Most Read... Rebecca WattsThe Cult of the Noble Amateur
(PN Review 239)
John McAuliffeBill Manhire in Conversation with John McAuliffe
(PN Review 259)
Eavan BolandA Lyric Voice at Bay
(PN Review 121)
Patricia CraigVal Warner: A Reminiscence
(PN Review 259)
Vahni CapildeoOn Judging Prizes, & Reading More than Six Really Good Books
(PN Review 237)
Tim Parksin conversation with Natalia Ginzburg
(PN Review 49)
Next Issue Gwyneth Lewis ‘Spiderings’ Ian Thomson ‘Fires were started: Tallinn, 1944’ Adrian May ‘Traditionalism and Tradition’ Judith Herzberg ‘Poems’ translated by Margitt Helbert Horatio Morpurgo ‘What is a Book?’
Poems Articles Interviews Reports Reviews Contributors
PN Review 276
PN Review Substack

This report is taken from PN Review 258, Volume 47 Number 4, March - April 2021.

Zoom’s the Ticket Caroline Clark
The excitement or willingness with which you might sign up for a Zoom reading surely depends on your personal circumstances. For me, it’s such a rare thing to be able to attend a reading, I’m with the more willing. As I wait to be let into the ‘meeting’ it all comes back to me: the joy of culture in the present moment. No fast-forwarding, no pause button.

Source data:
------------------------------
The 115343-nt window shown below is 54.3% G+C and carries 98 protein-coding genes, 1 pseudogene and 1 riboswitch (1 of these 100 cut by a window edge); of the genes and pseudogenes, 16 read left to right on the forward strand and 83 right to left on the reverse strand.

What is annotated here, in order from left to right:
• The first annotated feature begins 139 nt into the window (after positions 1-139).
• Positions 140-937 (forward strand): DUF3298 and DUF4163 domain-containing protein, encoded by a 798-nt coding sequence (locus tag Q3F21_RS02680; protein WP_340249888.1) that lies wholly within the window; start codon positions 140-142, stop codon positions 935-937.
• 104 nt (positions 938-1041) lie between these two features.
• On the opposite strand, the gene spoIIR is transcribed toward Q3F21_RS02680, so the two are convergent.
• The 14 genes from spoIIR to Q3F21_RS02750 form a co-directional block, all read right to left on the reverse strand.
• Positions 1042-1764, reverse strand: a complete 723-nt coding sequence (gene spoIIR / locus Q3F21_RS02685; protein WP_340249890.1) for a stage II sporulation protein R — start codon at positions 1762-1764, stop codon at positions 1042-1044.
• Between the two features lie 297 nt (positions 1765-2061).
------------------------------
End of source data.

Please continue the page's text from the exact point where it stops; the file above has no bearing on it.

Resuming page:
Once in, depending on the set-up, you may see the other attendees’ screens flicking on – either as a black space, if they don’t have their video on, or with their faces and backgrounds visible. Carcanet’s readings don’t reveal the other attendees or show their screens, but we are told there’s time at the start to use the ‘chat’ function to ‘say hello’. I stay silent but am interested to see so-and-so’s there. What does it mean to reveal myself here and say hello? I’m overthinking this. I have not developed Zoom social skills yet. I am a hermit in from the cold. I will need to learn how to behave myself. Wow – there are people here from all over the world. Wow – I am seeing faces/names of people who have only ever existed in contents pages. I really should stay silent. In fact, we all stay silent. Good Zoom housekeeping rule no. 1: mute the attendees (or get them to mute themselves, depending on format). Are we viewers, participants or the audience? One reader at a Russian poetry event attempts to formalise the relationship, telling us: you are the voyeur. But theory ...

Searching, please wait... animated waiting image